Those shooting stars could be drones capturing photos, video, or even delivering packages…

Key Takeaways via Britt Chester with Inman:

  1. The FAA no longer requires Section 333 waivers for drones weighing less than 55 lbs.
  2. Flight in the airspace classified G does not require clearance from local air traffic control.
  3. Drone pilot must be at least 16 years old and pass an initial aeronautical knowledge test at an FAA-approved knowledge testing center.

Not sure whether, where and how you can use drones for real estate photography?

Some gray area of unmanned aerial vehicle (UAV) regulation has been cleared up thanks to Part 107 of the Federal Aviation Regulations.

The Federal Aviation Administration (FAA) announced today that it will no longer require a Section 333 waiver — making it much easier for real estate agents to legally fly drones.

The Section 333 waiver was a bottleneck of commercial applications on the FAA website, many of which were targeted toward real estate professionals and production companies working with real estate agents. (The online portal for Section 333 waivers has been shut down on the FAA website.)

Drone photography and video footage has been a game changer in real estate. And the affordability of pro-sumer drones has many people scrambling to get one, especially now.

The new rules take effect August 2016

The last time the FAA issued new regulation on UAVs was in December, although the rules took effect this past March. Many of the same rules still apply, although the biggest one is regarding the non-requirement of a section 333 waiver.

To operate your drone, you must obtain a remote pilot airman certificate with a small UAS rating. There are two ways to do this.

  1. You may pass an initial aeronautical knowledge test at an FAA-approved knowledge testing center.
  2. If you already have a Part 61 pilot certificate, other than a student pilot certificate, you must have completed a flight review in the previous 24 months, and you must take a small UAS online training course provided by the FAA.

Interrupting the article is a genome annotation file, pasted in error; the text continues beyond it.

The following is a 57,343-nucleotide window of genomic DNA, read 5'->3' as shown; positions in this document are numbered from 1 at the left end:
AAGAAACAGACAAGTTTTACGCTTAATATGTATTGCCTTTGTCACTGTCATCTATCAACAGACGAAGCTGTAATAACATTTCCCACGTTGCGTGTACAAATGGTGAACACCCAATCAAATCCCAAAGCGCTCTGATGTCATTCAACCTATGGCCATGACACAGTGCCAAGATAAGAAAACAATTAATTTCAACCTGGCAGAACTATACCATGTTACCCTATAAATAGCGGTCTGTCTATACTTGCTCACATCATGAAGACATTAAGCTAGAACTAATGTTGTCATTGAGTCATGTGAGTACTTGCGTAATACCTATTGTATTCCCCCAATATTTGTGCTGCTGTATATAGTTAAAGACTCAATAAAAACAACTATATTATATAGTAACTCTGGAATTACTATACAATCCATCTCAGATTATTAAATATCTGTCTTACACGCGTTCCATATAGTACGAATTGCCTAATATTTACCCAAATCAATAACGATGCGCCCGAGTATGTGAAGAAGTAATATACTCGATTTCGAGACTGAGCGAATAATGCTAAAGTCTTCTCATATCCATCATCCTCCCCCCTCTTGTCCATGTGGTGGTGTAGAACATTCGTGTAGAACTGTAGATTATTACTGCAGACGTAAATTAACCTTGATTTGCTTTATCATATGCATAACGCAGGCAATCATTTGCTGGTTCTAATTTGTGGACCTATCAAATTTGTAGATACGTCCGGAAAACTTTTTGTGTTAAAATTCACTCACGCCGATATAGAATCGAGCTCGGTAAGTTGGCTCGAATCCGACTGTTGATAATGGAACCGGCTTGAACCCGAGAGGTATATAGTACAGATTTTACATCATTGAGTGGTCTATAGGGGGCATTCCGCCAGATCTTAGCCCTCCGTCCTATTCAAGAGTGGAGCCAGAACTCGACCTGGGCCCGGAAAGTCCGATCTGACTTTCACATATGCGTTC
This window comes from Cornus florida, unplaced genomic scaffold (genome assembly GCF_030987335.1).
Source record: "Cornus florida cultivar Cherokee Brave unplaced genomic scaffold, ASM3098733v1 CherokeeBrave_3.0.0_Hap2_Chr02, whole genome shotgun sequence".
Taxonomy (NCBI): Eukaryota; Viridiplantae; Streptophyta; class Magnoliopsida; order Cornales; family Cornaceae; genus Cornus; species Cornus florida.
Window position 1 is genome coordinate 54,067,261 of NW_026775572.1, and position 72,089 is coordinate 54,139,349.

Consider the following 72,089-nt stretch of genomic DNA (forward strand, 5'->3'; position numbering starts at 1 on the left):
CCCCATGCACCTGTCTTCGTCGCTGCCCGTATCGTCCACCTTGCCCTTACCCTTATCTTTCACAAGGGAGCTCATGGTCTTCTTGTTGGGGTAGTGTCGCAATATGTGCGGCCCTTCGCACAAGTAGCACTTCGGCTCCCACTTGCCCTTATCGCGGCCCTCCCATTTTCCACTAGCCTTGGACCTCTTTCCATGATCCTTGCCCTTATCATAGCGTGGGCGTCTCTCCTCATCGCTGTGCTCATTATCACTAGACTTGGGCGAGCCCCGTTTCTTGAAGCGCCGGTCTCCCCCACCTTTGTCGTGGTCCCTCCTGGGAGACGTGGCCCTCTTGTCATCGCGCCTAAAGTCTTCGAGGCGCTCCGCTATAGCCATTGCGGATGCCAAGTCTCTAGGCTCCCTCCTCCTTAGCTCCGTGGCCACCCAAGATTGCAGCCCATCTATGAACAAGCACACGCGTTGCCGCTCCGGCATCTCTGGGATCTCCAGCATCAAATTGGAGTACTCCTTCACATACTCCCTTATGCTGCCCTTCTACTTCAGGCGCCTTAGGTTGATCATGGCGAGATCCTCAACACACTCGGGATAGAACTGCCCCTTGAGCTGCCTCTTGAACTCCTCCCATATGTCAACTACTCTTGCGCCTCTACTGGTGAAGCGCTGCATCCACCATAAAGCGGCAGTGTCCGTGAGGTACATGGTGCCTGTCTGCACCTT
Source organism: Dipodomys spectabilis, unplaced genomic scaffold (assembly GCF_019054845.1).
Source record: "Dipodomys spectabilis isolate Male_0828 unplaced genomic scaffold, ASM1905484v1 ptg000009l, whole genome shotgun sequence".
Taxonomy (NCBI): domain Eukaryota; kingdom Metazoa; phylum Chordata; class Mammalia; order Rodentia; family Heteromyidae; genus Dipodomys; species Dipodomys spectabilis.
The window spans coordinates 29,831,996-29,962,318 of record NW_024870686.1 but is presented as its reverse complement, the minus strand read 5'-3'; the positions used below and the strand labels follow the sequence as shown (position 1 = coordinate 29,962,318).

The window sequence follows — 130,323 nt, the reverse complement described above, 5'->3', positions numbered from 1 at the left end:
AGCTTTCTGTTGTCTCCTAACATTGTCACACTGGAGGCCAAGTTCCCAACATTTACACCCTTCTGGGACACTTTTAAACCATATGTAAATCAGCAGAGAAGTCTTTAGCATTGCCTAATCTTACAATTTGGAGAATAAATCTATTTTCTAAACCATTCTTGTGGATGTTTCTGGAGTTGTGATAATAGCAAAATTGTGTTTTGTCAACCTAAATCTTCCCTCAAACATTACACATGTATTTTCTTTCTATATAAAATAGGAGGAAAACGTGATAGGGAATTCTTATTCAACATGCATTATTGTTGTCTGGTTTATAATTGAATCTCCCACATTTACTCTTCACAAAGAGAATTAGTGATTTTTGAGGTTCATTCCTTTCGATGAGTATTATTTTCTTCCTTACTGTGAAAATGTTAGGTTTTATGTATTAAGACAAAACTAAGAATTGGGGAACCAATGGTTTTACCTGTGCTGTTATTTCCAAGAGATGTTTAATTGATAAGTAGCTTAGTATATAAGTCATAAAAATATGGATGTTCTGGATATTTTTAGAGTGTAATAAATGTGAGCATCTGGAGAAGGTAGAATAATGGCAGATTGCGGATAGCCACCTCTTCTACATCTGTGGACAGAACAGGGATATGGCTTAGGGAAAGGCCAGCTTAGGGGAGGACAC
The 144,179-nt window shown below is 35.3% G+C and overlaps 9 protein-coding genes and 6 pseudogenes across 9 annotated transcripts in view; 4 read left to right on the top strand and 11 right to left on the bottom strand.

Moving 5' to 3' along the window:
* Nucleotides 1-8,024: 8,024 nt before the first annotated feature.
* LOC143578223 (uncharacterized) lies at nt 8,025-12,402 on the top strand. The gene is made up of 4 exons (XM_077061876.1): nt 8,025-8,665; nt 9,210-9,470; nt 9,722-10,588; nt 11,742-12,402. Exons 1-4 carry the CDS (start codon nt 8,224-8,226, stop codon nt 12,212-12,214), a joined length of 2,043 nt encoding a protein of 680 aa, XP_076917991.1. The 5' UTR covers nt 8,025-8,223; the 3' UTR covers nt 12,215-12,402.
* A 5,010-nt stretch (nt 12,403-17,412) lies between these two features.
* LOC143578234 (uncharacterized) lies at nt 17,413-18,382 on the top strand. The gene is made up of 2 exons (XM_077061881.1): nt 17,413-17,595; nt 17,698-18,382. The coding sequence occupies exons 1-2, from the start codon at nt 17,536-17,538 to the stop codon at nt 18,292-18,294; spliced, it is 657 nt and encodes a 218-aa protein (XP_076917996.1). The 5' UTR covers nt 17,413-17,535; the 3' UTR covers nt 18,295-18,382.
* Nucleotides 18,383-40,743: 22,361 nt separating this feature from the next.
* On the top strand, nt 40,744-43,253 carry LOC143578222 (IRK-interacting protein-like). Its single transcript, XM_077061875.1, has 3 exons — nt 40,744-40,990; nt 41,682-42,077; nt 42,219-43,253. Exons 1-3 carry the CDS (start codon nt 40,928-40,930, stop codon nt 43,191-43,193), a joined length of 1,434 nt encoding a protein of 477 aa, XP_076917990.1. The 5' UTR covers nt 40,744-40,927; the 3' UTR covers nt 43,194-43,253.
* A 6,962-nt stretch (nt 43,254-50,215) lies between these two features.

Drones and the NAR

The first line in Part 107 (after the rule determining 55 lbs. weight max) relates to the visual line of sight (VLOS): The remote pilot in command and drone operator must maintain VLOS. It is required to have a “spotter,” and this rule states that the two people in control of the drone must be able to see it.

Late last year, NAR wrote a letter to Michael Huerta, FAA administrator, requesting a change in the VLOS at it relates to “unusually sized buildings and rural properties.

A source with NAR said that ever since the FAA called out Realtors directly in 2014 regarding drone use, the association has been actively working out how it can help agents who are utilizing aerial photography.

“We’ve worked hard to strike a responsible balance that protects the safety and privacy of individuals, while also ensuring Realtors can put drones to good use,” said Tom Salomone, broker-owner of Real Estate II Inc. in Coral Springs, Florida., and president of NAR, in a press release.

Specifically, the NAR wants to focus on the category of drones known as micro UAVs. These are drones weighing less than 4 lbs. and, according to the NAR, do not pose the same threat to the safety of the general public as those classified under small UAV.

“Getting here wasn’t easy, and the FAA is to be commended for listening to the concerns of real estate professionals throughout the rule-making process,” Salomone said. “We’re entering a new stage of drone use in real estate, and no doubt there will be additional questions and challenges ahead. NAR will continue educating its members on issues important to the safe, responsible use of drones so they can grow their business and better serve their clients.”

New rules about UAV flying

Operations in Class G airspace are allowed without air traffic control permission. Read more about airspace and the regulations for each in the pilot’s handbook.

  1. You still may not fly your UAV above 400 feet in relation to ground level.
  2. If you are operating your drone above 400 feet, you must remain within 400 feet of a structure.
  3. The UAV must not exceed 100 miles per hour in airspeed.
  4. You must be 16 years of age to operate a drone remotely.

Another change is the inability to fly over groups of people “that are not participating in the operation” outside, within a structure or in a stationary vehicle.

There have also been changes to the use of drones as applies to delivery services.

Drones may transport property for compensation as long as they remain in the VLOS of the pilot in command, and they cannot be operated from a moving vehicle.

Originally posted by Britt Chester with Inman